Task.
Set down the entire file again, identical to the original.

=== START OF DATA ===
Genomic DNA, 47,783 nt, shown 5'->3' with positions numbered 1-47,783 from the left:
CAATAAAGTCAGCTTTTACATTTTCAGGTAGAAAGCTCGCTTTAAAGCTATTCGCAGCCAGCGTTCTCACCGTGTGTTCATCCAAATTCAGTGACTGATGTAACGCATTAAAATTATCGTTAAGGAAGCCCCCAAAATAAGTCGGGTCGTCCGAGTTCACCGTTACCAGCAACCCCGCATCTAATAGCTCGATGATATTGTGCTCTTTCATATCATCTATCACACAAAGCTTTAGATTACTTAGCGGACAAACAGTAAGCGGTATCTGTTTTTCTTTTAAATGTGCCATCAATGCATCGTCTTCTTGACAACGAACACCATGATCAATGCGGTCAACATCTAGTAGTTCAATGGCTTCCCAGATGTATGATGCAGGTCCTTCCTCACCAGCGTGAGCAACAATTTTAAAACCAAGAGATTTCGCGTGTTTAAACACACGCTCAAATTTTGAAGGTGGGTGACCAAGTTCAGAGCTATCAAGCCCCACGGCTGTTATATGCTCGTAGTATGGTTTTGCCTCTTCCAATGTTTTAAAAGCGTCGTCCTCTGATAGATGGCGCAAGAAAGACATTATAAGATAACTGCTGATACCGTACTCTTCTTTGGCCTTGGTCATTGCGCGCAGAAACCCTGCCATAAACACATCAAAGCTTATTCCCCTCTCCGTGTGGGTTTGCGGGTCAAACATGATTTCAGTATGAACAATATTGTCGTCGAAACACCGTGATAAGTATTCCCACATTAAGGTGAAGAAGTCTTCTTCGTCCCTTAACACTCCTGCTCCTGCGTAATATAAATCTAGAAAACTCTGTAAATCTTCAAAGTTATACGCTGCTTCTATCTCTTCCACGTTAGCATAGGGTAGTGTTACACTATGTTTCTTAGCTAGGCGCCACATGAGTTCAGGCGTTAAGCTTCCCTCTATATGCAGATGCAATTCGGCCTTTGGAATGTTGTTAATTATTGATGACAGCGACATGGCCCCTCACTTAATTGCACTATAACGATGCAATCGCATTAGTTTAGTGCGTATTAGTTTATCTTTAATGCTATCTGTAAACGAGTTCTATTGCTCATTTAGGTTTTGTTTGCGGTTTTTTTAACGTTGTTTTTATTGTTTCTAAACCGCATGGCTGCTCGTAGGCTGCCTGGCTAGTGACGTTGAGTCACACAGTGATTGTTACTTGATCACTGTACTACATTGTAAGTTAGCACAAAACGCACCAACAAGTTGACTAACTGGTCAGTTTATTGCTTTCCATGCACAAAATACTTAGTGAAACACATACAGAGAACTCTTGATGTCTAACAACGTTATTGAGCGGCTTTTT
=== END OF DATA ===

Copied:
Genomic DNA, 47,783 nt, shown 5'->3' with positions numbered 1-47,783 from the left:
CAATAAAGTCAGCTTTTACATTTTCAGGTAGAAAGCTCGCTTTAAAGCTATTCGCAGCCAGCGTTCTCACCGTGTGTTCATCCAAATTCAGTGACTGATGTAACGCATTAAAATTATCGTTAAGGAAGCCCCCAAAATAAGTCGGGTCGTCCGAGTTCACCGTTACCAGCAACCCCGCATCTAATAGCTCGATGATATTGTGCTCTTTCATATCATCTATCACACAAAGCTTTAGATTACTTAGCGGACAAACAGTAAGCGGTATCTGTTTTTCTTTTAAATGTGCCATCAATGCATCGTCTTCTTGACAACGAACACCATGATCAATGCGGTCAACATCTAGTAGTTCAATGGCTTCCCAGATGTATGATGCAGGTCCTTCCTCACCAGCGTGAGCAACAATTTTAAAACCAAGAGATTTCGCGTGTTTAAACACACGCTCAAATTTTGAAGGTGGGTGACCAAGTTCAGAGCTATCAAGCCCCACGGCTGTTATATGCTCGTAGTATGGTTTTGCCTCTTCCAATGTTTTAAAAGCGTCGTCCTCTGATAGATGGCGCAAGAAAGACATTATAAGATAACTGCTGATACCGTACTCTTCTTTGGCCTTGGTCATTGCGCGCAGAAACCCTGCCATAAACACATCAAAGCTTATTCCCCTCTCCGTGTGGGTTTGCGGGTCAAACATGATTTCAGTATGAACAATATTGTCGTCGAAACACCGTGATAAGTATTCCCACATTAAGGTGAAGAAGTCTTCTTCGTCCCTTAACACTCCTGCTCCTGCGTAATATAAATCTAGAAAACTCTGTAAATCTTCAAAGTTATACGCTGCTTCTATCTCTTCCACGTTAGCATAGGGTAGTGTTACACTATGTTTCTTAGCTAGGCGCCACATGAGTTCAGGCGTTAAGCTTCCCTCTATATGCAGATGCAATTCGGCCTTTGGAATGTTGTTAATTATTGATGACAGCGACATGGCCCCTCACTTAATTGCACTATAACGATGCAATCGCATTAGTTTAGTGCGTATTAGTTTATCTTTAATGCTATCTGTAAACGAGTTCTATTGCTCATTTAGGTTTTGTTTGCGGTTTTTTTAACGTTGTTTTTATTGTTTCTAAACCGCATGGCTGCTCGTAGGCTGCCTGGCTAGTGACGTTGAGTCACACAGTGATTGTTACTTGATCACTGTACTACATTGTAAGTTAGCACAAAACGCACCAACAAGTTGACTAACTGGTCAGTTTATTGCTTTCCATGCACAAAATACTTAGTGAAACACATACAGAGAACTCTTGATGTCTAACAACGTTATTGAGCGGCTTTTT